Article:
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Comment: The better question is: "Should you...?" (Score 3, Insightful) 192

Why is it that they need to be told a compelling story? Appreciation is nice, yes, but is it necessary for them to be wow-ed in every future report? Like OP said, they expect functioning systems and get functioning systems, and people get mad when things don't work right.

Comment: Re:First step: Audit (Score 1) 452

by Clyde Machine (#46716517) Attached to: Ask Slashdot: How To Start With Linux In the Workplace?
This is probably the most fair response to the question. The ultimate question being asked is, "Which workstation setup will allow the end users to be productive?" If FOSS is part of your criteria, ensure that there are open source solutions for all your office's needs, from document writing to file sharing to video viewing. Invest in what will make your office work better overall, even if it isn't $0.00.

Comment: Spreadsheets. (Score 1) 36

by Clyde Machine (#46707185) Attached to: Interviews: Jonathan Coulton Answers Your Questions
That bit about the spreadsheets right at the end is so incredibly true with creative work.

You come in contact with a lot of people and for very different reasons - you've gotta organize that data somehow, otherwise you'll spend all your time memorizing people rather than making creative things.

Comment: Re:Saturday (Score 1) 91

by Clyde Machine (#46542591) Attached to: What day of the week is your most productive?
Do work that you enjoy. I work in IT on weekdays, and am a music producer by night/weekends. Both are demanding and are definitely no cakewalk, and I rightly describe both as "work." But, I enjoy being a music producer, and typically don't feel like it's the same kind of work that requires me to force my brain to do it. I'm not resting when I'm making music, and certainly not while performing it, but I enjoy it, so I don't feel like it's forced. At times, it does feel like "work," but most of the time it's just living. So, maybe forcing the brain to keep working is the wrong mindset? It depends on the project(s) you're looking to do. What is it you want to accomplish?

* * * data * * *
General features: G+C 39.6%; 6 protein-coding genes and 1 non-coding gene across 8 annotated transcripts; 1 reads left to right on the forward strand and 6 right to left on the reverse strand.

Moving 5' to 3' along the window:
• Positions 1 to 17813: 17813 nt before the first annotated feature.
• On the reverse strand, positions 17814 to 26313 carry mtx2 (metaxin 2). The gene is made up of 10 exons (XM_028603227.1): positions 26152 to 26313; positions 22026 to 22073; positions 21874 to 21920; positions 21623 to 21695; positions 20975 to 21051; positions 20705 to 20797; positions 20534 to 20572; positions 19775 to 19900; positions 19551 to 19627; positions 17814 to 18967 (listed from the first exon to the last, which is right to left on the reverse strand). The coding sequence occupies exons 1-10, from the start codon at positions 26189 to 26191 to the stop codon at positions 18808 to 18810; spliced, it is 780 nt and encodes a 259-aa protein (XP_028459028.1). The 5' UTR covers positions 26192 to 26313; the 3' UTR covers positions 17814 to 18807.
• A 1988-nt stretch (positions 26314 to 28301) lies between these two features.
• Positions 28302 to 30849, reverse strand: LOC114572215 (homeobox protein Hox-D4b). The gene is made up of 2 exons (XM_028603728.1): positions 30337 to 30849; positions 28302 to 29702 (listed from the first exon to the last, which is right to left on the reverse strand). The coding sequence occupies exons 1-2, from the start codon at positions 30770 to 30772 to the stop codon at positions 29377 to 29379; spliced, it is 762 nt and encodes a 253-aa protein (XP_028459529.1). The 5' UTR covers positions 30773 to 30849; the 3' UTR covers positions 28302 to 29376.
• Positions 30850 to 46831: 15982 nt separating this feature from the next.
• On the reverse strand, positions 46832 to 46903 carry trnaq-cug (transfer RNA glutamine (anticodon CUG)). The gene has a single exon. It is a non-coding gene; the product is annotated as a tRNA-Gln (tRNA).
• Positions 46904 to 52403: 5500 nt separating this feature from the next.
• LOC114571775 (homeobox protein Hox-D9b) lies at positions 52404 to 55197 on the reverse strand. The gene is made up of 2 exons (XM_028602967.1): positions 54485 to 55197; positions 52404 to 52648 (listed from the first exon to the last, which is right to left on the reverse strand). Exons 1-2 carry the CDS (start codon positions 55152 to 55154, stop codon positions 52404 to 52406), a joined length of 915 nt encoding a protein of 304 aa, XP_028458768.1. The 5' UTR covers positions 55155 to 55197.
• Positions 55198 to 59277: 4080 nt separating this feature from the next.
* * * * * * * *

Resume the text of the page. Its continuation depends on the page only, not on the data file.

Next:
Comment: Re:AC question (Score 1) 192

by Clyde Machine (#46476153) Attached to: Recent news events re: Bitcoin ...
I will speak to the last two rows, and not of their typing errors.

"The source of its value is its limited amount: Normal currency - partly; Cryptocurrency; yes; A stick with my name on it; yes."

This line is problematic. A cryptocurrency's value is partly determined by its finite amount, not entirely. There are currently (and never will be) enough whole Bitcoins to go around for 1:1 ratio of a Bitcoin-to-humans distribution. So why aren't they currently worth a lot more than they are currently worth? Market forces, among many other factors. Their worth would certainly be damaged by having an unlimited supply (practically speaking), for obvious supply/demand reasons, but by that token, the US dollar or any other currency that is printed could be made to have a (practically) unlimited supply. (I say practically because whether cash or code, there will always be a finite limit to how many can be produced.)

Also, a stick with your name on it can be finite in amount, but supply and demand still determine its value, as well as other market forces and other factors beyond that.

"Anyone can make his own, undermining the whole damn system: Normal currency - no; Cryptocurrency - yes; A stick with my name on it - yes."

This is very much problematic. Although the chart doesn't define "normal currency," we can generally assume it is the kind you find listed on a country's Wikipedia page - paper dollars, coins, etc. Anyone can make coins out of metals, rocks, glass (which I want to see), etc. Anyone can print their own bills/notes and call them a tradeable, valuable good. Any non-cryptocurrency still has to be made, and someone still has to be the maker. Does that undermine the whole damn system? Look around the world and tell me your answer, chart-writer (I'm assuming the OP is not the chart-writer).

Going off that last point, does having options of currencies "undermine" the "system?" And how so? Cryptocurrencies seem to thrive on the principle that there should be more than one choice when choosing how you will conduct your business, transaction by transaction. I don't have to pay in USD, I can pay in Bitcoin. I don't have to pay in Bitcoin, I can pay in 42coin. I don't have to pay in 42coin, I can pay in credit. I don't have to pay in credit, I can pay in man-hours, fixing your printer or trimming your rhododendron. Does any of the above undermine the system?

And making your own stick with your name on it doesn't undermine any system that I'm aware of, it helps you walk when a leg gives out, and helps clear out cobwebs when your girlfriend is coming over with a last-minute warning text.

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